I grew up with Adobong Labong -Bamboo Shoots with Pork and Shrimps served often at dinner. Mom cooked this at least once a week. I remember she used fresh bamboo shoots for this dish. When I go back to the Philippines and to my childhood home in Tarlac, this dish is still prepared by my sister who also learned it from mom. It’s still plated in the same vintage glass Pyrex 8 x 8 container. And the tangy, garlicky flavors instantly bring me back to my childhood.
Adobo is a Filipino cooking method of stewing and braising meats, fish or vegetables in a broth of vinegar, garlic and black pepper. The tart flavors adobo renders to any dish stays on and gets more intense as time goes by. The vinegary taste lingers even days after in leftovers and gets more bold.
This Adobong Labong was no exception. My modern version was easy to cook because I used canned bamboo shoots. Now there are some folks who have issues with bamboo shoots or labong being slippery even after it’s cooked. Therefore it’s best to soak the bamboo shoots in water before cooking.
The garlic aroma coming from the saucepan gripped me when I sautéed the pork and shrimps together in the skillet with the onions, vinegar and soy sauce. As I mixed the light yellow strips of bamboo shoots around the saucepan so that the vinegary-garlic-soy sauce coated the “labong”, then I knew this was a near replica of what mom used to cook for us. I couldn’t wait to put this on our dinner table and pair it with steaming boiled rice. It’s the familiar dishes like this that bring the reassuring comfort to any day, whether it’s a difficult one or one we should be grateful for.
Adobong Labong - Bamboo Shoots with Pork and Shrimps
- 1 can (20 oz./565 g.) sliced bamboo shoots , about 2 cups, drained
- 4 Tablespoons vegetable oil
- 6 to 8 cloves garlic peeled, minced
- 1 whole white or yellow onion chopped
- 1/4 pound pork shoulder cubed
- 1/4 pound fresh shrimps peeled, deveined, tails removed
- 1/4 cup cider vinegar
- 1/4 cup soy sauce
- 1/2 cup organic vegetable broth
- 2 cups fresh baby spinach stems trimmed, washed
- 1 teaspoon salt
- 1 teaspoon black pepper powder
- boiled rice for serving
- In a medium-sized bowl filled with water that’s room temperature, soak the bamboo shoot slices for about 30 minutes. This is to remove the slippery feel of the labong. Set aside.
- In a large skillet, over medium heat, add the vegetable oil. When oil is hot enough, sauté the onions and garlic. Cook till onions are transparent after 1 to 2 minutes.
- Add the pork cubes. Then add the shrimps. Mix ingredients and cook for 8 to 10 minutes till meat turns brown and shrimps are pink.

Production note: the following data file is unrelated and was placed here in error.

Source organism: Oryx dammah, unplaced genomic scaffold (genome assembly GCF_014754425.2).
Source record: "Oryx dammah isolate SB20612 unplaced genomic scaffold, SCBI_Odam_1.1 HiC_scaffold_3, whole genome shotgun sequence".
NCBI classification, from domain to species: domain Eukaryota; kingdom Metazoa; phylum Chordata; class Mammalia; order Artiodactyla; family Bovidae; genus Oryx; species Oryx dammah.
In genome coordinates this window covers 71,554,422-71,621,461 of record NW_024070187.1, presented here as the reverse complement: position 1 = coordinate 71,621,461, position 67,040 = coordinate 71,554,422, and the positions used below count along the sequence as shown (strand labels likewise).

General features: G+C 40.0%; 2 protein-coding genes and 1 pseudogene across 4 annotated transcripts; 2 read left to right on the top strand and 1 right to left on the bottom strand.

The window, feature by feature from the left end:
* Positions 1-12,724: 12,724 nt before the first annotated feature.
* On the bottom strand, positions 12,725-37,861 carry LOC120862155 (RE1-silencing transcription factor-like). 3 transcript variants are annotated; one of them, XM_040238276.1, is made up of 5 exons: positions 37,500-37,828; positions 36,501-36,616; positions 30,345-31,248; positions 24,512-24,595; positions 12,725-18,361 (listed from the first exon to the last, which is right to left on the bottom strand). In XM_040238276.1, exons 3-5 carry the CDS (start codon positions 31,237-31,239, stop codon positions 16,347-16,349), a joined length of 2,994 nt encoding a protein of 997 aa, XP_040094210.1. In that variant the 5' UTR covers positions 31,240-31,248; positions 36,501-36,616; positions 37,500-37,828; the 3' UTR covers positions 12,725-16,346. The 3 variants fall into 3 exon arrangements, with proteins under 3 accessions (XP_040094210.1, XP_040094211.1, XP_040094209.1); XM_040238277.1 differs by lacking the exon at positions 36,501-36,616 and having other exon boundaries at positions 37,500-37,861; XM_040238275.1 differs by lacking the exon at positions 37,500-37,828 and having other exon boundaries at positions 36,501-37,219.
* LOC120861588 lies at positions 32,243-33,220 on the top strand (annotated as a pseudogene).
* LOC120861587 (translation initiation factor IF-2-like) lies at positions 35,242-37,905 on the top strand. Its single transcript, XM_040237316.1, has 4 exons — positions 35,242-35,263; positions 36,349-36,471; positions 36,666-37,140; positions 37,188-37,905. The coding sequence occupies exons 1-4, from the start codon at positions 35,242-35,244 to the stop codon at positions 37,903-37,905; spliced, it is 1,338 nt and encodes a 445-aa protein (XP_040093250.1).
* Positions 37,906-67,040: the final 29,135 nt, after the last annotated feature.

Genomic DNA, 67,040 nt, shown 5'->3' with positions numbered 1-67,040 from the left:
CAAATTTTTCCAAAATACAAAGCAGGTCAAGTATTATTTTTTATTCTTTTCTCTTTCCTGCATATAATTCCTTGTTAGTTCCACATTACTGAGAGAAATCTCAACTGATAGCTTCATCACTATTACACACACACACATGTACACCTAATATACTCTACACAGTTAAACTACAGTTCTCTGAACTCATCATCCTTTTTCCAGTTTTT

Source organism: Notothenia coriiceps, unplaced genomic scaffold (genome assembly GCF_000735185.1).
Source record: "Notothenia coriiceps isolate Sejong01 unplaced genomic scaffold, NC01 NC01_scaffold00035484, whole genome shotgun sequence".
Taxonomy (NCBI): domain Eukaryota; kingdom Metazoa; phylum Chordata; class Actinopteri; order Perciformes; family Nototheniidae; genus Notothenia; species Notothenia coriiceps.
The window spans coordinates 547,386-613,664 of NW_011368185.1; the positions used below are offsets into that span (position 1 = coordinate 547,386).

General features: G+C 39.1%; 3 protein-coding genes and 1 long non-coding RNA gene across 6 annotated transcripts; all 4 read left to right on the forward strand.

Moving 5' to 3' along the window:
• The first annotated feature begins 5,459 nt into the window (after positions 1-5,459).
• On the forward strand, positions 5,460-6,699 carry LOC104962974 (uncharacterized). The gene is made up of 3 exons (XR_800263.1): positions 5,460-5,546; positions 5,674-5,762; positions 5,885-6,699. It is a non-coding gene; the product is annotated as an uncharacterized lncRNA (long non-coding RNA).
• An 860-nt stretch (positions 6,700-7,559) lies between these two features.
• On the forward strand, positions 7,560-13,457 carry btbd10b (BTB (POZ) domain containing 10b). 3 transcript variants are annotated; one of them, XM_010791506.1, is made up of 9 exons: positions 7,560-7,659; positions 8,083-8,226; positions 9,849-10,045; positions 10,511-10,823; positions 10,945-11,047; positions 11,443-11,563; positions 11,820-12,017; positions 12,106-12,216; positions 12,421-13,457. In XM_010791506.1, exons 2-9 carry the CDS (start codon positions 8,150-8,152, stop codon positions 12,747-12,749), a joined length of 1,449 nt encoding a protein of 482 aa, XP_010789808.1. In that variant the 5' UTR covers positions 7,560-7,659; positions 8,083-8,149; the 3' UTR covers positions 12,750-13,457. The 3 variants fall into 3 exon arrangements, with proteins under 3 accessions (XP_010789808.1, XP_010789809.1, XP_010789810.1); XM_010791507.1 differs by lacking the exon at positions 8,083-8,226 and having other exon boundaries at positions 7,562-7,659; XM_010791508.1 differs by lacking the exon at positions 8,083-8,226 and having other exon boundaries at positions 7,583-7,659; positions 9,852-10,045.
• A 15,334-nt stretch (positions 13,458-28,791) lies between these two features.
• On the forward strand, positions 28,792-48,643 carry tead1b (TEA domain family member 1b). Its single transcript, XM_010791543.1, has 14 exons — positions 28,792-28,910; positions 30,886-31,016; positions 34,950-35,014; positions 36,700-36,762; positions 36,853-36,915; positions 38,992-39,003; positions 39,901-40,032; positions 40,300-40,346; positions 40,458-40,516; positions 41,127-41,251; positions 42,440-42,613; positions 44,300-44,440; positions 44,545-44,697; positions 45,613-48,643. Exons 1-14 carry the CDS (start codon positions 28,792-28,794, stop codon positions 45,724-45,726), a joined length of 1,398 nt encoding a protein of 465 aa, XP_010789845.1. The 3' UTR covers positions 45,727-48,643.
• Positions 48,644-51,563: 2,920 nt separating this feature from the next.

- Pour the vinegar, soy sauce and broth.
- Take the soaking bamboo shoots and discard the water. Add the bamboo shoots to the skillet and combine with other ingredients. Cover and simmer for 10 minutes more till labong softens.
- Add the spinach. Season with salt and black pepper. Combine everything well. The spinach will cook in 1 to 2 minutes. Serve warm with rice on the side.
- Hello, Friends! All the images and content on this blog are COPYRIGHT PROTECTED and owned by my media company Besa-Quirino LLC. This means BY LAW you are NOT allowed to copy, scrape, lift, frame, plagiarize or use my photos and recipe content I wrote, on your website,books, films or videos without my permission. If you want to republish this recipe or content on another website, video or news article, please ASK my permission, re-write it in your own words and simply link back to this blog to give proper attribution. It’s the legal thing to do. Thank you. Email me at [email protected]
- Disclosure: As a participant in the Amazon Affiliate program, some blog posts contain links to products used in the recipe and sold on Amazon. The price stays the same for the readers who wish to purchase these products on my links. I earn a small commission from Amazon which helps maintain the blog expenses. Thanks in advance for your support.
Notes on Nutrition: The nutrition information provided is an estimate and will vary based on cooking methods and brands of ingredients used.
Did you like this recipe? I have more classic recipes inspired by my late mother’s cooking in my popular cookbook: My Mother’s Philippine Recipes. If you’re learning how to cook Filipino food or a fan of Philippine cuisine, buy my cookbooks and books on Amazon.com sold worldwide in paperback and Kindle format.